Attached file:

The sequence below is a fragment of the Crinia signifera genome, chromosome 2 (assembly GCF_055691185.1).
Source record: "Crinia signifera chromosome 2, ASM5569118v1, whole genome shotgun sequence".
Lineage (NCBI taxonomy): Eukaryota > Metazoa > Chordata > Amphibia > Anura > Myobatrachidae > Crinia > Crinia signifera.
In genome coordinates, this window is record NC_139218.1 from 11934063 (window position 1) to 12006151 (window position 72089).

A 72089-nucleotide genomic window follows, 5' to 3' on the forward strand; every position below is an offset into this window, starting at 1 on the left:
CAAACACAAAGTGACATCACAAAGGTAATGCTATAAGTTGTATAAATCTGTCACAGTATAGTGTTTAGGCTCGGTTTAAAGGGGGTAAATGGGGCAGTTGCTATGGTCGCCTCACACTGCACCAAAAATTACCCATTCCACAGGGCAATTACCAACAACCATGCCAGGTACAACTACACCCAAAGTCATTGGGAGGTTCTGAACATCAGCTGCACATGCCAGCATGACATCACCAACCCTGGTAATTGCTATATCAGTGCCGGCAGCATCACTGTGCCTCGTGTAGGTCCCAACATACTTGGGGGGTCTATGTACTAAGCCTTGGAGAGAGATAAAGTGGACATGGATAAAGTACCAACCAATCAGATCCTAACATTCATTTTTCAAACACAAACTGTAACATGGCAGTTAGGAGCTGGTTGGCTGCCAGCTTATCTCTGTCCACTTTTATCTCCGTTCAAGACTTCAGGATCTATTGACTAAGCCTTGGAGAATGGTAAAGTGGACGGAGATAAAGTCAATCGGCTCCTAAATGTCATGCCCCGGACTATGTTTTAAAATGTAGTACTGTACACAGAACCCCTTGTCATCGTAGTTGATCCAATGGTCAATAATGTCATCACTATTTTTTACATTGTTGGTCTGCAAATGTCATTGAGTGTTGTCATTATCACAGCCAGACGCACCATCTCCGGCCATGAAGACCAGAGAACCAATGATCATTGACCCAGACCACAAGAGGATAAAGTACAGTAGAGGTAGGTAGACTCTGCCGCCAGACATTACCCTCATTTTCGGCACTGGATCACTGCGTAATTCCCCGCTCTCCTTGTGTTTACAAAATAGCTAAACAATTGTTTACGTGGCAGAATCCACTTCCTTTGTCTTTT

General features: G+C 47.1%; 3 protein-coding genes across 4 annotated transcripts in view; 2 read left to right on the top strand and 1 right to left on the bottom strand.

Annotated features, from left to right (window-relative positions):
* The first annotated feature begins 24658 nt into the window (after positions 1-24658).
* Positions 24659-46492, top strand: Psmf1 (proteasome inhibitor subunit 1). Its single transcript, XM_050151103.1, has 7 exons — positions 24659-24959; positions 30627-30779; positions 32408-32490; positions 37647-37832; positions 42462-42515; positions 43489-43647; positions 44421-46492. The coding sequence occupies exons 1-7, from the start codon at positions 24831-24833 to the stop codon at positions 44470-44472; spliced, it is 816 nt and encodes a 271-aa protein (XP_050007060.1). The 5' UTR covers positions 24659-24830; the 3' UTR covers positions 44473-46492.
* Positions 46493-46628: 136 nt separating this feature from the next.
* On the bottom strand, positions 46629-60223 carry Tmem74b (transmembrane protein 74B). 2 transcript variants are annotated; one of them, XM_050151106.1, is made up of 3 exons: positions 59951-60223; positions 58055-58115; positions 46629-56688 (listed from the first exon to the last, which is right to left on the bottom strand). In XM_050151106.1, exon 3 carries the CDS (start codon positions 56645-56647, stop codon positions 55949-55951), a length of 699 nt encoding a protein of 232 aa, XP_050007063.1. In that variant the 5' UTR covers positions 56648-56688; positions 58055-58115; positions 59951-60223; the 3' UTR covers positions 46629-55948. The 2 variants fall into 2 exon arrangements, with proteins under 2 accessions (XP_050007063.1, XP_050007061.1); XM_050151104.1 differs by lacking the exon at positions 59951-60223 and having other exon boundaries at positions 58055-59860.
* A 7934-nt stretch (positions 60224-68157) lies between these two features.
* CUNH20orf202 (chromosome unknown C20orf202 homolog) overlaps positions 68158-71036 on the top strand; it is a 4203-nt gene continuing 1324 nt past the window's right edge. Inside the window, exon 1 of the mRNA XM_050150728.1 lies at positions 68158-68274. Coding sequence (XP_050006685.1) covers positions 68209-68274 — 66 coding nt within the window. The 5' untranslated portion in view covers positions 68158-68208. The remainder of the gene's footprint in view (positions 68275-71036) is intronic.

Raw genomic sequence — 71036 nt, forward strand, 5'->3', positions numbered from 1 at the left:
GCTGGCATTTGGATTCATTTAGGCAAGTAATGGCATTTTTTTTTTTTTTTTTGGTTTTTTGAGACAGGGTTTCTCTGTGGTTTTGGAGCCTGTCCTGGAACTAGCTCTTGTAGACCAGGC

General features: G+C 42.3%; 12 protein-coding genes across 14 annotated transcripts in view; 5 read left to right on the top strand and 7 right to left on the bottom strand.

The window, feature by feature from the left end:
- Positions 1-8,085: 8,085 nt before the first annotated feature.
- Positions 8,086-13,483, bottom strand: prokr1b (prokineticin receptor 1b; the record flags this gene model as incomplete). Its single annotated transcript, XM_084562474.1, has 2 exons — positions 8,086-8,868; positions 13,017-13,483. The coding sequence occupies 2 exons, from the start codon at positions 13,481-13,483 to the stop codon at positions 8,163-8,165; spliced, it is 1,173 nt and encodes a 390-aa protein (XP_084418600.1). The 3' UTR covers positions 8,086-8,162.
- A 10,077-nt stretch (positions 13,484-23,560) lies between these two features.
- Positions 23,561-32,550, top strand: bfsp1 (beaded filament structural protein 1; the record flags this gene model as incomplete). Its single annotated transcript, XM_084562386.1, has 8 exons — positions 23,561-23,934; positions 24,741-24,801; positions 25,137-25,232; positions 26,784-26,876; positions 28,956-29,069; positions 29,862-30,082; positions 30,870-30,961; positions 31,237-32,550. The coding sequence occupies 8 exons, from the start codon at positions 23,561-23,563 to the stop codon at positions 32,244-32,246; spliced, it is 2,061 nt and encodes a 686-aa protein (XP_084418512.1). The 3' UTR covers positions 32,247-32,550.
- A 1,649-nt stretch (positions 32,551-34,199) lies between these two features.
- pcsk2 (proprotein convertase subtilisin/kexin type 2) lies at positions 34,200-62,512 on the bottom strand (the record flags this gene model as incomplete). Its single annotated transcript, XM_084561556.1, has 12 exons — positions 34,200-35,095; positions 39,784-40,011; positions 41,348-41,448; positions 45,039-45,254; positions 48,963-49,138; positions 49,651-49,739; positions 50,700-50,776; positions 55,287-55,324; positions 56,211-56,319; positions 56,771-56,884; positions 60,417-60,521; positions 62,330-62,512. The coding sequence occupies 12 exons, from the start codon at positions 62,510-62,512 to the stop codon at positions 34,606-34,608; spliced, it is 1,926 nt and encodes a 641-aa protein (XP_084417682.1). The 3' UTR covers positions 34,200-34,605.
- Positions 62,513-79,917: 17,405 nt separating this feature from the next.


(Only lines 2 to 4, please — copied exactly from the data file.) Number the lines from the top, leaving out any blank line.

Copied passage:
Source record: "Crinia signifera chromosome 2, ASM5569118v1, whole genome shotgun sequence".
Lineage (NCBI taxonomy): Eukaryota > Metazoa > Chordata > Amphibia > Anura > Myobatrachidae > Crinia > Crinia signifera.
In genome coordinates, this window is record NC_139218.1 from 11934063 (window position 1) to 12006151 (window position 72089).